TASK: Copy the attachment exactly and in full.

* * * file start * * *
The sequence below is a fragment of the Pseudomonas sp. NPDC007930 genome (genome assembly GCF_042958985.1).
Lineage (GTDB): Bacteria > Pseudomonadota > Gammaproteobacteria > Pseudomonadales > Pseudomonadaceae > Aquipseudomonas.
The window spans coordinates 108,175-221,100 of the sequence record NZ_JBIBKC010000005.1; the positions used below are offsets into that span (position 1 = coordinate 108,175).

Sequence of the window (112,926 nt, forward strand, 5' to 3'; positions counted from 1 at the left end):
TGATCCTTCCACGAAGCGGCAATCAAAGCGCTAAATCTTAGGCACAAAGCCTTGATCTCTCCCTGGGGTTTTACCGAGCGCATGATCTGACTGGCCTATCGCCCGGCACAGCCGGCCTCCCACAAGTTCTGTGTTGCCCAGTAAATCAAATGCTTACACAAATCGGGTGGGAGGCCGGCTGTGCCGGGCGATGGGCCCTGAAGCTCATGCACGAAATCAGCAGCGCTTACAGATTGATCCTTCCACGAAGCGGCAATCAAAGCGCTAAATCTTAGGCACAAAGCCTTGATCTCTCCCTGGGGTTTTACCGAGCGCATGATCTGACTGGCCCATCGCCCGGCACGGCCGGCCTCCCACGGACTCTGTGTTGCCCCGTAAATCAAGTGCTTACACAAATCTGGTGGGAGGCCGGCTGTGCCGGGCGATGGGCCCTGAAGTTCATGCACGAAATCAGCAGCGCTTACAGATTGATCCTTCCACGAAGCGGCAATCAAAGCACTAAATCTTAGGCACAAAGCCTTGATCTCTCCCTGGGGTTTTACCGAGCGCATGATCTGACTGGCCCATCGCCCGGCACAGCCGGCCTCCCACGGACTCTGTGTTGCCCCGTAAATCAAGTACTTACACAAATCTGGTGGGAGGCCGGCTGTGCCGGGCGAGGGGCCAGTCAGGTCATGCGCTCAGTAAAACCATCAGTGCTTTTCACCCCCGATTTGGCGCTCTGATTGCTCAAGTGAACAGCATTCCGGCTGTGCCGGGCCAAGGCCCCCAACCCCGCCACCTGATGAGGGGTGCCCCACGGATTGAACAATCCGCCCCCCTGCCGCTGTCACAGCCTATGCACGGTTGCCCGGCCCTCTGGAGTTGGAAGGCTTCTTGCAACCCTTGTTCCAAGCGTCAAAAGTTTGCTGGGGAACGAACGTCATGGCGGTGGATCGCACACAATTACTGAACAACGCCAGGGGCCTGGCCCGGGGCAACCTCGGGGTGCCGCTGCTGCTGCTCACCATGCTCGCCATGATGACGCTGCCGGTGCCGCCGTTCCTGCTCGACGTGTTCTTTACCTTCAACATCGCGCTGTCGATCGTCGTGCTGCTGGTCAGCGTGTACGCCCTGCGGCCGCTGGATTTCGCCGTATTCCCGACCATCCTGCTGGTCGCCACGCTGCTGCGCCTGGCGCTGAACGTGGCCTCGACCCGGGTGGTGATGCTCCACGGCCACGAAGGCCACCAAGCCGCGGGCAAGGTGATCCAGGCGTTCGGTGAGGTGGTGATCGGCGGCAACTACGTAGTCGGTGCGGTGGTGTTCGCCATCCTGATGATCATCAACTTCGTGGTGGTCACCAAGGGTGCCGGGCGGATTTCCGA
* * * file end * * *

The sequence below is a fragment of the Pseudomonas sp. NPDC007930 genome (genome assembly GCF_042958985.1).
Lineage (GTDB): Bacteria > Pseudomonadota > Gammaproteobacteria > Pseudomonadales > Pseudomonadaceae > Aquipseudomonas.
The window spans coordinates 108,175-221,100 of the sequence record NZ_JBIBKC010000005.1; the positions used below are offsets into that span (position 1 = coordinate 108,175).

Sequence of the window (112,926 nt, forward strand, 5' to 3'; positions counted from 1 at the left end):
TGATCCTTCCACGAAGCGGCAATCAAAGCGCTAAATCTTAGGCACAAAGCCTTGATCTCTCCCTGGGGTTTTACCGAGCGCATGATCTGACTGGCCTATCGCCCGGCACAGCCGGCCTCCCACAAGTTCTGTGTTGCCCAGTAAATCAAATGCTTACACAAATCGGGTGGGAGGCCGGCTGTGCCGGGCGATGGGCCCTGAAGCTCATGCACGAAATCAGCAGCGCTTACAGATTGATCCTTCCACGAAGCGGCAATCAAAGCGCTAAATCTTAGGCACAAAGCCTTGATCTCTCCCTGGGGTTTTACCGAGCGCATGATCTGACTGGCCCATCGCCCGGCACGGCCGGCCTCCCACGGACTCTGTGTTGCCCCGTAAATCAAGTGCTTACACAAATCTGGTGGGAGGCCGGCTGTGCCGGGCGATGGGCCCTGAAGTTCATGCACGAAATCAGCAGCGCTTACAGATTGATCCTTCCACGAAGCGGCAATCAAAGCACTAAATCTTAGGCACAAAGCCTTGATCTCTCCCTGGGGTTTTACCGAGCGCATGATCTGACTGGCCCATCGCCCGGCACAGCCGGCCTCCCACGGACTCTGTGTTGCCCCGTAAATCAAGTACTTACACAAATCTGGTGGGAGGCCGGCTGTGCCGGGCGAGGGGCCAGTCAGGTCATGCGCTCAGTAAAACCATCAGTGCTTTTCACCCCCGATTTGGCGCTCTGATTGCTCAAGTGAACAGCATTCCGGCTGTGCCGGGCCAAGGCCCCCAACCCCGCCACCTGATGAGGGGTGCCCCACGGATTGAACAATCCGCCCCCCTGCCGCTGTCACAGCCTATGCACGGTTGCCCGGCCCTCTGGAGTTGGAAGGCTTCTTGCAACCCTTGTTCCAAGCGTCAAAAGTTTGCTGGGGAACGAACGTCATGGCGGTGGATCGCACACAATTACTGAACAACGCCAGGGGCCTGGCCCGGGGCAACCTCGGGGTGCCGCTGCTGCTGCTCACCATGCTCGCCATGATGACGCTGCCGGTGCCGCCGTTCCTGCTCGACGTGTTCTTTACCTTCAACATCGCGCTGTCGATCGTCGTGCTGCTGGTCAGCGTGTACGCCCTGCGGCCGCTGGATTTCGCCGTATTCCCGACCATCCTGCTGGTCGCCACGCTGCTGCGCCTGGCGCTGAACGTGGCCTCGACCCGGGTGGTGATGCTCCACGGCCACGAAGGCCACCAAGCCGCGGGCAAGGTGATCCAGGCGTTCGGTGAGGTGGTGATCGGCGGCAACTACGTAGTCGGTGCGGTGGTGTTCGCCATCCTGATGATCATCAACTTCGTGGTGGTCACCAAGGGTGCCGGGCGGATTTCCGA